IDEAS home Printed from
   My bibliography  Save this paper

Market Sharing Agreements and Collusive Networks


  • Paul Belleflamme

    (Queen Mary, University of London)

  • Francis Bloch

    (GREQAM and Ecole Supérieure de Mécanique de Marseille)


This paper analyzes the formation of market sharing agreements among firms in oligopolistic markets and procurement auctions. The set of market sharing agreements defines a collusive network, and the paper provides a complete characterization of stable and efficient collusive networks when firms and markets are symmetric. Efficient networks are regular networks, where firms have the same number of market sharing agreements. Stable networks are formed of complete alliances, of different sizes, larger than a minimal threshold. Typically, stable networks display fewer market sharing agreements than the optimal network for the industry and more market sharing agreements than the socially optimal network. When firms or markets are asymmetric, incomplete alliances can form in stable networks, and stable networks may be underconnected with respect to the social optimum.

Suggested Citation

  • Paul Belleflamme & Francis Bloch, 2001. "Market Sharing Agreements and Collusive Networks," Working Papers 443, Queen Mary University of London, School of Economics and Finance.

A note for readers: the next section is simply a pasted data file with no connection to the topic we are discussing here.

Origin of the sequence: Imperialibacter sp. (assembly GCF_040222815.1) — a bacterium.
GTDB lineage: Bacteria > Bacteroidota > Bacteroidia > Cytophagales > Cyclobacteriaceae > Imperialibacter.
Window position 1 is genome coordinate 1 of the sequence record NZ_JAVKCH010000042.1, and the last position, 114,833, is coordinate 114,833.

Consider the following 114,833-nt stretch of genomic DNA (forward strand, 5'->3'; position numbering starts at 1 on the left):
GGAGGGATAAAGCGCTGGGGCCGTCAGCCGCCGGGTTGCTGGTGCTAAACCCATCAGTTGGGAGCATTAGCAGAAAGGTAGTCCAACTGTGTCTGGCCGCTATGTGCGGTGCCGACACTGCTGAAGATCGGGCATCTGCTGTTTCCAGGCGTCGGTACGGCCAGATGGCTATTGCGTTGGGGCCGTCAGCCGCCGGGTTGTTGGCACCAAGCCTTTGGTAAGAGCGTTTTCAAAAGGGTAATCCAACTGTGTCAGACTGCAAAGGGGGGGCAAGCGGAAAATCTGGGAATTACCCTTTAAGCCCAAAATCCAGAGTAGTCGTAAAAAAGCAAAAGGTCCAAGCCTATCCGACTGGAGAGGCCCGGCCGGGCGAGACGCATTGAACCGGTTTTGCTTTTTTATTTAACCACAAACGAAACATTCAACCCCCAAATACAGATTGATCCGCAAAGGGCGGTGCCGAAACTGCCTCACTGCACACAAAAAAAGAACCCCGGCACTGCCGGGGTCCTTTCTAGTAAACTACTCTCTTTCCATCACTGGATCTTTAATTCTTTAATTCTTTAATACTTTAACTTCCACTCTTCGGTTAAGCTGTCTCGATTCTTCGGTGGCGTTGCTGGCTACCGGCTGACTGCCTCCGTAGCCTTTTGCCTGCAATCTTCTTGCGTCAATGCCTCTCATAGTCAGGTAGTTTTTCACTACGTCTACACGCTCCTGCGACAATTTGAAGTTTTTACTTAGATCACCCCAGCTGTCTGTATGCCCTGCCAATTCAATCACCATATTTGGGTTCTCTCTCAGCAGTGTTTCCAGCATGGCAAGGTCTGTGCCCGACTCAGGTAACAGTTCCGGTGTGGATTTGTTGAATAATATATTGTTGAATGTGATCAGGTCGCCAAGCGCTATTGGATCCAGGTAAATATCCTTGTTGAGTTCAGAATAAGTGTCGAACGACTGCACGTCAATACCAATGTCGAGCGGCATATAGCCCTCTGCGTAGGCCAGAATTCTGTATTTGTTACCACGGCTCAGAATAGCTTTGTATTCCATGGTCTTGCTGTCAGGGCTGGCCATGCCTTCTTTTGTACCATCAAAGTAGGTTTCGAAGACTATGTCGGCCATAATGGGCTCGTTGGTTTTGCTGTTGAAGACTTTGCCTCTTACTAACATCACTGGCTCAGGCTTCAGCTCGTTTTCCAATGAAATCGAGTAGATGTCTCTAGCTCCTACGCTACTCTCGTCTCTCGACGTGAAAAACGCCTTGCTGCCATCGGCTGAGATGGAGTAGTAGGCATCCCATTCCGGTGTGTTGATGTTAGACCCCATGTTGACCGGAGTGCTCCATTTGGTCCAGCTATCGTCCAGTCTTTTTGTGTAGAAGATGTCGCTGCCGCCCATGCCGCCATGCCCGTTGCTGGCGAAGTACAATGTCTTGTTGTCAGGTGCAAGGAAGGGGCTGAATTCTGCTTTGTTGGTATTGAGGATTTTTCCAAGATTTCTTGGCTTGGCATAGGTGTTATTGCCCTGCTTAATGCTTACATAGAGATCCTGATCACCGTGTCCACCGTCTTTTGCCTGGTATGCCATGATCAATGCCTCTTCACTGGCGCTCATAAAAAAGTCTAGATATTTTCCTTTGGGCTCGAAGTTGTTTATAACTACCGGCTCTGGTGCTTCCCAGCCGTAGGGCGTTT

• Handle: RePEc:qmw:qmwecw:wp443

    Download full text from publisher

    File URL:
    Download Restriction: no

    Other versions of this item:

    References listed on IDEAS

    1. Jackson, Matthew O. & Wolinsky, Asher, 1996. "A Strategic Model of Social and Economic Networks," Journal of Economic Theory, Elsevier, vol. 71(1), pages 44-74, October.
    2. Goyal, Sanjeev & Joshi, Sumit, 2003. "Networks of collaboration in oligopoly," Games and Economic Behavior, Elsevier, vol. 43(1), pages 57-85, April.
    3. Venkatesh Bala & Sanjeev Goyal, 2000. "A Noncooperative Model of Network Formation," Econometrica, Econometric Society, vol. 68(5), pages 1181-1230, September.
    4. McAfee, R Preston & McMillan, John, 1992. "Bidding Rings," American Economic Review, American Economic Association, vol. 82(3), pages 579-599, June.
      • McAfee, R. Preston & McMillan, John., 1990. "Bidding Rings," Working Papers 726, California Institute of Technology, Division of the Humanities and Social Sciences.
    5. Sanjeev Goyal & Sumit Joshi, 2006. "Bilateralism And Free Trade," International Economic Review, Department of Economics, University of Pennsylvania and Osaka University Institute of Social and Economic Research Association, vol. 47(3), pages 749-778, August.
    6. Riley, John G & Samuelson, William F, 1981. "Optimal Auctions," American Economic Review, American Economic Association, vol. 71(3), pages 381-392, June.
    7. McAfee, R Preston & McMillan, John, 1987. "Auctions and Bidding," Journal of Economic Literature, American Economic Association, vol. 25(2), pages 699-738, June.
    8. Mailath, George J. & Zemsky, Peter, 1991. "Collusion in second price auctions with heterogeneous bidders," Games and Economic Behavior, Elsevier, vol. 3(4), pages 467-486, November.